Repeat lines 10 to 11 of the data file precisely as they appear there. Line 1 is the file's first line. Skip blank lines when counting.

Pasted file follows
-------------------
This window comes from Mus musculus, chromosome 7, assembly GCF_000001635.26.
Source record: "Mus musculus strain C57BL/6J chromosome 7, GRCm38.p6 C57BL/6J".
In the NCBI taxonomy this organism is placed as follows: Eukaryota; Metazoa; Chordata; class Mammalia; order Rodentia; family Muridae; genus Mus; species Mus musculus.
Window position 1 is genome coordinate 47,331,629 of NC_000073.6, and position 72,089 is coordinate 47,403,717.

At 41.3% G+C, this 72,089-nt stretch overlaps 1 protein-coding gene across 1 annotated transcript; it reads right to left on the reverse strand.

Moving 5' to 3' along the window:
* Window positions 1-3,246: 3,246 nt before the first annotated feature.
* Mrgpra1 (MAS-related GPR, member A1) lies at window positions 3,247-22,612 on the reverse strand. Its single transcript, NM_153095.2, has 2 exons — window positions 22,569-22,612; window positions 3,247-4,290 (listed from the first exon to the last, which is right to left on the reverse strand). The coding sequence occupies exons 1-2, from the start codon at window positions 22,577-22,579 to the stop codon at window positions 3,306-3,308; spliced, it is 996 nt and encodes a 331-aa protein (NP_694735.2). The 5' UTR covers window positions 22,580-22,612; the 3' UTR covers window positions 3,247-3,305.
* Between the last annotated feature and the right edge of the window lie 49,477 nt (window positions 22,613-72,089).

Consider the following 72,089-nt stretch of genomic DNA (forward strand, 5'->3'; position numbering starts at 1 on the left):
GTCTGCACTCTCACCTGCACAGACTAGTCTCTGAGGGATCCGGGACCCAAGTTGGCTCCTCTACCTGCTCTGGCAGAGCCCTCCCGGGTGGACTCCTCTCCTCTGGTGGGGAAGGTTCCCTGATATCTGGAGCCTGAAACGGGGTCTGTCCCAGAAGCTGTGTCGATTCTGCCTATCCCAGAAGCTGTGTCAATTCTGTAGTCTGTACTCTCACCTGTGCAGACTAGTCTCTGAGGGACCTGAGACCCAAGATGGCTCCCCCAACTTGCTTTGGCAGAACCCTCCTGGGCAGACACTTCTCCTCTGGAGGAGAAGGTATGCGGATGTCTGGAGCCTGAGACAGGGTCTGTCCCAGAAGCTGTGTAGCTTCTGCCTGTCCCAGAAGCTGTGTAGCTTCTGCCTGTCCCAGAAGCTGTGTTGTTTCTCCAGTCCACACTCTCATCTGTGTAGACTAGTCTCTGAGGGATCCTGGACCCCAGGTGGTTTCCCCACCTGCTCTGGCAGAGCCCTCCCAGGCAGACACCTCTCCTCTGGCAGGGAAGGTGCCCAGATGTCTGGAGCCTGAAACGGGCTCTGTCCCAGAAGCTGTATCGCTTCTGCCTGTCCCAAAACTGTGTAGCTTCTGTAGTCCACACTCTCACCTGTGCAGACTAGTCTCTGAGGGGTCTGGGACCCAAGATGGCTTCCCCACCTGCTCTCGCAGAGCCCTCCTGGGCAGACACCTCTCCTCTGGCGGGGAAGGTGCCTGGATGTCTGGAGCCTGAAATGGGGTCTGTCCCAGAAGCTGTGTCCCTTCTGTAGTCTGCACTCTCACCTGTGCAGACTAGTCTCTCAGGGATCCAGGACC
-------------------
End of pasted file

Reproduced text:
Consider the following 72,089-nt stretch of genomic DNA (forward strand, 5'->3'; position numbering starts at 1 on the left):
GTCTGCACTCTCACCTGCACAGACTAGTCTCTGAGGGATCCGGGACCCAAGTTGGCTCCTCTACCTGCTCTGGCAGAGCCCTCCCGGGTGGACTCCTCTCCTCTGGTGGGGAAGGTTCCCTGATATCTGGAGCCTGAAACGGGGTCTGTCCCAGAAGCTGTGTCGATTCTGCCTATCCCAGAAGCTGTGTCAATTCTGTAGTCTGTACTCTCACCTGTGCAGACTAGTCTCTGAGGGACCTGAGACCCAAGATGGCTCCCCCAACTTGCTTTGGCAGAACCCTCCTGGGCAGACACTTCTCCTCTGGAGGAGAAGGTATGCGGATGTCTGGAGCCTGAGACAGGGTCTGTCCCAGAAGCTGTGTAGCTTCTGCCTGTCCCAGAAGCTGTGTAGCTTCTGCCTGTCCCAGAAGCTGTGTTGTTTCTCCAGTCCACACTCTCATCTGTGTAGACTAGTCTCTGAGGGATCCTGGACCCCAGGTGGTTTCCCCACCTGCTCTGGCAGAGCCCTCCCAGGCAGACACCTCTCCTCTGGCAGGGAAGGTGCCCAGATGTCTGGAGCCTGAAACGGGCTCTGTCCCAGAAGCTGTATCGCTTCTGCCTGTCCCAAAACTGTGTAGCTTCTGTAGTCCACACTCTCACCTGTGCAGACTAGTCTCTGAGGGGTCTGGGACCCAAGATGGCTTCCCCACCTGCTCTCGCAGAGCCCTCCTGGGCAGACACCTCTCCTCTGGCGGGGAAGGTGCCTGGATGTCTGGAGCCTGAAATGGGGTCTGTCCCAGAAGCTGTGTCCCTTCTGTAGTCTGCACTCTCACCTGTGCAGACTAGTCTCTCAGGGATCCAGGACC